About this Piece
Composed: 2005 (co-commissioned by the Los Angeles Philharmonic Association – with funding from Lenore and Bernard Greenberg – and the Berlin Festspiele)
Length: c. 20 minutes
Orchestration: 2 flutes, 2 oboes, 2 clarinets, 2 bassoons, 3 horns, 2 trumpets, trombone, tuba, timpani, percussion (bass drum, bongo, metal block, metal can, cowbell, clash cymbal, 3 low drums of different pitches, metal and wood guero, snare drum, tam-tam, woodblock, wood drum), strings, and solo violin
First Los Angeles Philharmonic performance: February 10, 2006, with violinist Anthony Marwood and the composer conducting (U.S. premiere)
The colorful, distinctive, sure-footed theatricality that underscores Adès’ two operas also informs much of his orchestral music. In the wake of Powder Her Face (his 1995 chamber opera drawn from a tabloid fall-from-grace story), he produced his first large-scale concert piece, Asyla. This symphony for Mahler-sized orchestra ranges far within its expertly compact design and includes a movement evoking a night of London club raving and excess. His Violin Concerto – premiered September 4, 2005 in Berlin – follows on the richly scored palette of The Tempest. While in some respects the Concerto echoes a new level of mastery and humaneness signaled by the recent opera, it also introduces a note of spareness and – at its core – desolation that suggests a strikingly novel tack for the composer.
Adès subtitles his work “Concentric Paths.” It refers – perhaps with a witty archaism hinting at the music of the spheres – to specific aspects of the Concerto’s design (the three movements are respectively called Rings, Paths, and Rounds). But “concentric paths” might also serve as a catchphrase for a larger Adès aesthetic. Much of his music involves a plurality of simultaneous energies, both centrifugal and centripetal. Moreover, Adès incorporates a postmodern consciousness of stylistic choices (from Ligeti and Brahms to pop culture) without succumbing to pastiche or effacing the singular path of his own identity.
Even while following the familiar fast-slow-fast three-movement pattern, Adès readjusts expectations by placing the gravitational center in the middle: the slow movement is longer than the outer movements combined, in effect creating what he calls a “triptych.” This movement unfolds, as the composer describes it, in “two large, and very many small, independent cycles, which overlap and clash, sometimes violently, in their motion towards resolution.” Further enhancing this cyclic sense are the chaconne-like repetitions of the movement’s opening sequence, as grave and gripping as a baroque lament. Fiercely interruptive punctuations only heighten the soloist’s expressive urgency, which attains a deeply moving eloquence in its successive “overlaps” with the ensemble.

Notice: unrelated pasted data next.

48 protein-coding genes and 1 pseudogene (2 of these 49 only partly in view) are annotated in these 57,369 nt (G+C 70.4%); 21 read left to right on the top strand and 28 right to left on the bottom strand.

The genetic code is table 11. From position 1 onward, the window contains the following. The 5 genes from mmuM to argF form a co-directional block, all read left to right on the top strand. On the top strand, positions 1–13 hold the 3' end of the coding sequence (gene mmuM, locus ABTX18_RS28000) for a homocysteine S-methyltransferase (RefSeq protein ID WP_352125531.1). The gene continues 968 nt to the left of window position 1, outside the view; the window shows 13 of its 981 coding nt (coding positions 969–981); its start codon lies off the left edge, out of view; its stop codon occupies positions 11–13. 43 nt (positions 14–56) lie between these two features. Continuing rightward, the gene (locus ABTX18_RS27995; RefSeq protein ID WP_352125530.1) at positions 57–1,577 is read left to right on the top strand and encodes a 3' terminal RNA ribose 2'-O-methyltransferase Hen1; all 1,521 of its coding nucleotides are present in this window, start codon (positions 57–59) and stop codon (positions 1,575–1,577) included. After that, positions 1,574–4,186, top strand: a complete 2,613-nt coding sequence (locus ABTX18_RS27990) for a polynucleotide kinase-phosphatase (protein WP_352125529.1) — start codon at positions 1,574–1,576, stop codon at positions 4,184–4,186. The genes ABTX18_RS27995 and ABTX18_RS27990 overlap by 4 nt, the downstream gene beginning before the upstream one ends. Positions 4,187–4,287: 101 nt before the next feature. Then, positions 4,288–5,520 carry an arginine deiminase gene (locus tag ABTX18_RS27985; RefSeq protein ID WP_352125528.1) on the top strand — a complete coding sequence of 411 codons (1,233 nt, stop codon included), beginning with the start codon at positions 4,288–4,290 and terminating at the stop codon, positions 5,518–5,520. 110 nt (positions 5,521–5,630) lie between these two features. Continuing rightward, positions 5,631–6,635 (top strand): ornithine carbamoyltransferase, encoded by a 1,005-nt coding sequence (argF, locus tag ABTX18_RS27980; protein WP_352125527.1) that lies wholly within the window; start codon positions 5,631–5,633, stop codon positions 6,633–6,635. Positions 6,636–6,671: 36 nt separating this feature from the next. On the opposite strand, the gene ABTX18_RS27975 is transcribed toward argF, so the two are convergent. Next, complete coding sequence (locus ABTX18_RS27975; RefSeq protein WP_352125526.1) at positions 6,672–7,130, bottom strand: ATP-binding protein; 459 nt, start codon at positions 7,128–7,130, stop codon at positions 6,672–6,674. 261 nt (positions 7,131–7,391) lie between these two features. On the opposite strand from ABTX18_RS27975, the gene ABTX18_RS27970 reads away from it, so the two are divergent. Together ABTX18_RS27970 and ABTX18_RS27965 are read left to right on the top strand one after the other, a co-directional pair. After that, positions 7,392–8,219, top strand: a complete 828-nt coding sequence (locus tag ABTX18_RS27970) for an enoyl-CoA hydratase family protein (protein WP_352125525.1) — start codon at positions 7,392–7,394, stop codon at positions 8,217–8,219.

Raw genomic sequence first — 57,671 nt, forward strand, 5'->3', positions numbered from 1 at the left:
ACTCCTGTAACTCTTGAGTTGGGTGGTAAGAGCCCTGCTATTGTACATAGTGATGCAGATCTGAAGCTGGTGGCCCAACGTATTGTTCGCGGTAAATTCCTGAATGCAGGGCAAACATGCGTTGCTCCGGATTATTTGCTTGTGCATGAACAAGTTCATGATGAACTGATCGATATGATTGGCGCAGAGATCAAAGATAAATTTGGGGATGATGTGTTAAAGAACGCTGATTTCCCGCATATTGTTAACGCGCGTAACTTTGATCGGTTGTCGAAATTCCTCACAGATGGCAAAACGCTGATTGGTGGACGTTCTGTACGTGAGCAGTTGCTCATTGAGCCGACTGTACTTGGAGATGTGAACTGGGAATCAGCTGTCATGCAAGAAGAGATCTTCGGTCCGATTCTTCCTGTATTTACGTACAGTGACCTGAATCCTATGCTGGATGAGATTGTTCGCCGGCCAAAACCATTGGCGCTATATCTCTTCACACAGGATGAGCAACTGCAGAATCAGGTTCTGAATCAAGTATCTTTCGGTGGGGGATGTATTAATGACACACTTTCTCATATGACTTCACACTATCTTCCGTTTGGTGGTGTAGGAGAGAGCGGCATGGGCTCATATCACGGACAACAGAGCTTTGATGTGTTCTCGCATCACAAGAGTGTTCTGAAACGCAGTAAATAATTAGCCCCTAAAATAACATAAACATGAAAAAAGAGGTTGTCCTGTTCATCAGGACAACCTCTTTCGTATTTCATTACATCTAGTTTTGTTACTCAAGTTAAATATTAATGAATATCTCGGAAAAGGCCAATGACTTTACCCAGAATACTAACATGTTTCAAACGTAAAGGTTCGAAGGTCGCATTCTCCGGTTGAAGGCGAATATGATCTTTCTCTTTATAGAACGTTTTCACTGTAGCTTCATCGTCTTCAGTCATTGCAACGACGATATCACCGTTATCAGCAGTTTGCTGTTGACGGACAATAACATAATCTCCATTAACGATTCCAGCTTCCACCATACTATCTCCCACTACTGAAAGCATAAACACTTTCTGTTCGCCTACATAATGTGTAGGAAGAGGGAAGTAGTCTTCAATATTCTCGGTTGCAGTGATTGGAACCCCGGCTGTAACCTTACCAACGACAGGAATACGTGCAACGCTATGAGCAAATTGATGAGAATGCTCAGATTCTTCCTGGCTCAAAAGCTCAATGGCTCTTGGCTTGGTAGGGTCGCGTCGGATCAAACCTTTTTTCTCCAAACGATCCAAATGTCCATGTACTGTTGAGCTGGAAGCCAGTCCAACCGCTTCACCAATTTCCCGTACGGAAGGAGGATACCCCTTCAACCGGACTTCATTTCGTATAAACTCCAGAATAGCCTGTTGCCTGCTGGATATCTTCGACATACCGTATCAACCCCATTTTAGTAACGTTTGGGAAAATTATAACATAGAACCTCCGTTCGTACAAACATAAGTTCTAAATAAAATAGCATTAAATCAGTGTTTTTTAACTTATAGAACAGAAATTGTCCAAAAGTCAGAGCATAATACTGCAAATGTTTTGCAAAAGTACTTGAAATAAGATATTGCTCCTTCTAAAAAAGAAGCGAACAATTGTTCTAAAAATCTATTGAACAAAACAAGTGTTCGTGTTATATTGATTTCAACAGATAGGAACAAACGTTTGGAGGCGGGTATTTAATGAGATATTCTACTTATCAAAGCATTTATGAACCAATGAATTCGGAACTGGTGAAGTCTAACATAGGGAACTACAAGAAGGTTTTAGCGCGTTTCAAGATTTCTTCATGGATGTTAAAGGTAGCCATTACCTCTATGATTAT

Opening the Concerto is a brief movement “with sheets of unstable harmony in different orbits.” It traces an impatient perpetuum mobile: restless arpeggios (with echoes of the violin concertos of Berg and Ligeti) alternate between the violinist and winds while the harmonic sands continually shift underneath. Exploitation of the violin’s highest range calls to mind the otherworldliness of Ariel’s vocalism in Adès’ The Tempest.
After the emotional intensity of the slow movement, the finale leads us to a relaxed state, “with stable cycles moving in harmony at different rates.” Adès playfully hints at the tradition of a rondo to wrap things up, introducing a tune whose jaunty syncopations dissipate the opaque tensions that have come before. The violin disarms with simple gestures of pure songfulness. For the most part it remains blissfully unperturbed by the cycles orbiting around it, though it occasionally joins in the fray, as in the spiraling high jinks with which the Concerto abruptly concludes.
Thomas May writes and lectures about music and theater and contributes to Los Angeles Philharmonic programs.